RUSH: By the way, CNN just had a crawl up, a graphic -- get this-- claiming that for every 10 cents price increase in gasoline, highway deaths are reduced by 2.3%. Now, how can Obama lose with a media like that? So now all of a sudden gas prices going up saves lives; gas prices going up is great news!
Okay, then, why stop at five bucks a gallon? Let's go to ten bucks a gallon and reduce highway deaths by 10%. This is how this works. Look, this is why -- I'm sorry for the long monologues today, but this is why -- we can't succeed if we're gonna be overwhelmingly concerned what people think of us. CNN? We're never gonna get a fair shake out of them. We shouldn't even make it one of our objectives. (long sigh) I guess some of us want to be guest commentators on CNN. Who the hell knows?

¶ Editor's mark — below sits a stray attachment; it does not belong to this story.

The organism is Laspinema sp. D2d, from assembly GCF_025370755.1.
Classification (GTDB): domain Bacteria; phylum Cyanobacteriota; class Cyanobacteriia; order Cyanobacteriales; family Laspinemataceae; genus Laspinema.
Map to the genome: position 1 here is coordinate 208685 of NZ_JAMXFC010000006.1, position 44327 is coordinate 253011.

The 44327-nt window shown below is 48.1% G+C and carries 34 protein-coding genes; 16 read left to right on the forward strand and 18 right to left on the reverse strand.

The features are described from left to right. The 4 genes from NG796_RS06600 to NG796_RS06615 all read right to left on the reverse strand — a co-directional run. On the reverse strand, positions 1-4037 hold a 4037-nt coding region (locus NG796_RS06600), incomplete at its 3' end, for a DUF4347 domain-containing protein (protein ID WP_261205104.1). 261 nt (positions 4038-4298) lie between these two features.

RUSH: Jim Avila, ABC's World News Tonight had a report about gasoline prices approaching the five dollar per gallon mark, and there's also another guy in this, Moody's Analytics economist Chris Lafakis, fill-in anchor George Stephanopoulos. Here's the exchange.
AVILA: The dreaded five-dollar mark. It's a price point economists say will hurt not only personal budgets but could thwart the recovery.
LAFAKIS: We're right on the cusp. It's not gonna take too much more of an increase in oil prices to start triggering these changes in consumption behavior. There's nothing more pernicious for the economy than an increase in oil prices. It acts as a tax.
AVILA: A tax that does little to benefit the American taxpayer. It doesn't pay police and firefighters. In fact, 60% of the oil dollar goes overseas. And, George, that's a transfer of wealth no one here wants to see.
STEPHANOPOULOS: Absolutely not.
RUSH: Oh, wow, they're lamenting the high price revenue not going to government. It's going overseas. And of course the gas tax is a locked-in number no matter how high the price goes, I think the tax, federal tax, stays the same, and they're upset about that.